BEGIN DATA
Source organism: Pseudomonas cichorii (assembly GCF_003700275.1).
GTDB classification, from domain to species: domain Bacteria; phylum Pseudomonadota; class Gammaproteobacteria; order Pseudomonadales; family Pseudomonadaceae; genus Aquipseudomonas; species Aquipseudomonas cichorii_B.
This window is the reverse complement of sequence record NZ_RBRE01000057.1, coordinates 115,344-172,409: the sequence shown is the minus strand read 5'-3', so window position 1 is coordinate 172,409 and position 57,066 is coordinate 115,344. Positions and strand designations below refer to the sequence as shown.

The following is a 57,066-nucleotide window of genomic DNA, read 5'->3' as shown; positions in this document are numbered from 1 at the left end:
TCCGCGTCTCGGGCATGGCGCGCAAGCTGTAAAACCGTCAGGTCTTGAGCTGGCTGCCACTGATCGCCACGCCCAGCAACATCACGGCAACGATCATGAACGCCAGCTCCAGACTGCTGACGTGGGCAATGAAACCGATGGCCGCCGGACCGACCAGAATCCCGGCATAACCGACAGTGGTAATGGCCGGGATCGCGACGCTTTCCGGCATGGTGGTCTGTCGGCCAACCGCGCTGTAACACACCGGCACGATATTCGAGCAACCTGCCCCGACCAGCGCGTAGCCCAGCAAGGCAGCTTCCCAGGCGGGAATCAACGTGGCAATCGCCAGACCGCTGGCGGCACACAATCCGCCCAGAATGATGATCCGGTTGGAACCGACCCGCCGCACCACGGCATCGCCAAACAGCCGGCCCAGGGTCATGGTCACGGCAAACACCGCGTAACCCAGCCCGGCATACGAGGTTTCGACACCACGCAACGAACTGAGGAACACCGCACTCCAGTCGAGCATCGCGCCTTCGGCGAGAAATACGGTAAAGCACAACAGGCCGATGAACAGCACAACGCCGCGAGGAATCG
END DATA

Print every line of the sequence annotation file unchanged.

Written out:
Source organism: Pseudomonas cichorii (assembly GCF_003700275.1).
GTDB classification, from domain to species: domain Bacteria; phylum Pseudomonadota; class Gammaproteobacteria; order Pseudomonadales; family Pseudomonadaceae; genus Aquipseudomonas; species Aquipseudomonas cichorii_B.
This window is the reverse complement of sequence record NZ_RBRE01000057.1, coordinates 115,344-172,409: the sequence shown is the minus strand read 5'-3', so window position 1 is coordinate 172,409 and position 57,066 is coordinate 115,344. Positions and strand designations below refer to the sequence as shown.

The following is a 57,066-nucleotide window of genomic DNA, read 5'->3' as shown; positions in this document are numbered from 1 at the left end:
TCCGCGTCTCGGGCATGGCGCGCAAGCTGTAAAACCGTCAGGTCTTGAGCTGGCTGCCACTGATCGCCACGCCCAGCAACATCACGGCAACGATCATGAACGCCAGCTCCAGACTGCTGACGTGGGCAATGAAACCGATGGCCGCCGGACCGACCAGAATCCCGGCATAACCGACAGTGGTAATGGCCGGGATCGCGACGCTTTCCGGCATGGTGGTCTGTCGGCCAACCGCGCTGTAACACACCGGCACGATATTCGAGCAACCTGCCCCGACCAGCGCGTAGCCCAGCAAGGCAGCTTCCCAGGCGGGAATCAACGTGGCAATCGCCAGACCGCTGGCGGCACACAATCCGCCCAGAATGATGATCCGGTTGGAACCGACCCGCCGCACCACGGCATCGCCAAACAGCCGGCCCAGGGTCATGGTCACGGCAAACACCGCGTAACCCAGCCCGGCATACGAGGTTTCGACACCACGCAACGAACTGAGGAACACCGCACTCCAGTCGAGCATCGCGCCTTCGGCGAGAAATACGGTAAAGCACAACAGGCCGATGAACAGCACAACGCCGCGAGGAATCG